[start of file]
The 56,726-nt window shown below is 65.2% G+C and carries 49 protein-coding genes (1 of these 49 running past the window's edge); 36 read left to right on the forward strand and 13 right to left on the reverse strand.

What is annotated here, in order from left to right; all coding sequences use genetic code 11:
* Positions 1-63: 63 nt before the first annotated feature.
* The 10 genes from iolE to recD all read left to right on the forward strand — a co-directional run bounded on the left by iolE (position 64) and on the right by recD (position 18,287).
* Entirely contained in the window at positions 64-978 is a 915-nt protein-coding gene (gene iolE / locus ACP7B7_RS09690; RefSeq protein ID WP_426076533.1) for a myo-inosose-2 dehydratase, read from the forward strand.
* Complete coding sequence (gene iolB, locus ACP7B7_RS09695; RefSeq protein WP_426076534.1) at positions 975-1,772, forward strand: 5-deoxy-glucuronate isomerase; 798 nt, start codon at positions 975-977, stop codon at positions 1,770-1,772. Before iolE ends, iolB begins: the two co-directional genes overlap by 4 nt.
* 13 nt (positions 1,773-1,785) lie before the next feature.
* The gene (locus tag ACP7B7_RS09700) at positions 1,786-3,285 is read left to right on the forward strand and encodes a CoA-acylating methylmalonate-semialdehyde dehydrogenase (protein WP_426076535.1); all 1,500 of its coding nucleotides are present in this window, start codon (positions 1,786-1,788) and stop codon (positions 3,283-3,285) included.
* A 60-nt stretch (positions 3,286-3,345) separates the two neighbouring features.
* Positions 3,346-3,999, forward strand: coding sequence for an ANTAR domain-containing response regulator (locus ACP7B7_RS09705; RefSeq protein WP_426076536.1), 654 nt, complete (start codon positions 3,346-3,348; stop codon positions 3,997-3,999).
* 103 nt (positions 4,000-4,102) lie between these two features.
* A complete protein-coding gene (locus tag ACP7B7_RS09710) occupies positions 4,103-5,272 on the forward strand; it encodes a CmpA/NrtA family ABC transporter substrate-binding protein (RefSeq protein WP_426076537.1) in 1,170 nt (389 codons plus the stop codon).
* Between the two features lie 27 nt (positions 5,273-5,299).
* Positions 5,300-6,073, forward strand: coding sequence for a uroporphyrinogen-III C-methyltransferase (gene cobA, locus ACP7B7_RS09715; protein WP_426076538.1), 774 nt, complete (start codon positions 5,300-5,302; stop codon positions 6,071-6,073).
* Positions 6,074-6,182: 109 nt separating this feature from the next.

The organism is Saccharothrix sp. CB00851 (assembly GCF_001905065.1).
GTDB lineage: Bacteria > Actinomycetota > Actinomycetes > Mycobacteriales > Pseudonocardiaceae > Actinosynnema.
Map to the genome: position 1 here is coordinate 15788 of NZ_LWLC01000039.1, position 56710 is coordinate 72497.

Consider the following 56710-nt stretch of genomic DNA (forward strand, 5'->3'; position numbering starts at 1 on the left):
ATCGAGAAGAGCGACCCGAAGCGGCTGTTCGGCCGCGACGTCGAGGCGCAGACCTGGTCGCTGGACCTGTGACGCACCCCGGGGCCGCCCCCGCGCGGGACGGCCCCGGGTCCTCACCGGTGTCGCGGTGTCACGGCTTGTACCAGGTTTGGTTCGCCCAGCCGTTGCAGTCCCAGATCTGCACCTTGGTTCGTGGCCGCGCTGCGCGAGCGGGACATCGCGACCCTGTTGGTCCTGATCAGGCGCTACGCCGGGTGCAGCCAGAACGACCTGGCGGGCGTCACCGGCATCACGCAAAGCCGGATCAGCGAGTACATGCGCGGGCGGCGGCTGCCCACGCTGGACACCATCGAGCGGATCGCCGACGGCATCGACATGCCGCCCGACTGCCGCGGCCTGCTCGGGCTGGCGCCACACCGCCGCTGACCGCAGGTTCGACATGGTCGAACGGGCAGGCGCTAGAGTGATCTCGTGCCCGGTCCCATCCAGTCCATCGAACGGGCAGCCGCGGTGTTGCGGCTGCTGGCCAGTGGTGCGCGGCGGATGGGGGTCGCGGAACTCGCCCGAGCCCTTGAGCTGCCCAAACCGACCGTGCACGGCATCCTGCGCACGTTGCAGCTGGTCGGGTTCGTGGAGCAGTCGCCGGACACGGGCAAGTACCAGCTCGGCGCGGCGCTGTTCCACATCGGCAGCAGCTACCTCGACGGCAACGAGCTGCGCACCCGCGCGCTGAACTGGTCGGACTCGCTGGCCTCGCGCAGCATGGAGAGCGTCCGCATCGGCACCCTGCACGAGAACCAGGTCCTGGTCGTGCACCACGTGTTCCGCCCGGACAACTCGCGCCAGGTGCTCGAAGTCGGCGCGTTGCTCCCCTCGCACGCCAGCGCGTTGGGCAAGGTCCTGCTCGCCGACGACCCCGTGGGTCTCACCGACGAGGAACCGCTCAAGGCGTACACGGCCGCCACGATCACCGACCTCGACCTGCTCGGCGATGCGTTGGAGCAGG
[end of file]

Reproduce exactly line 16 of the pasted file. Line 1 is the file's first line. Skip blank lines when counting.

The organism is Saccharothrix sp. CB00851 (assembly GCF_001905065.1).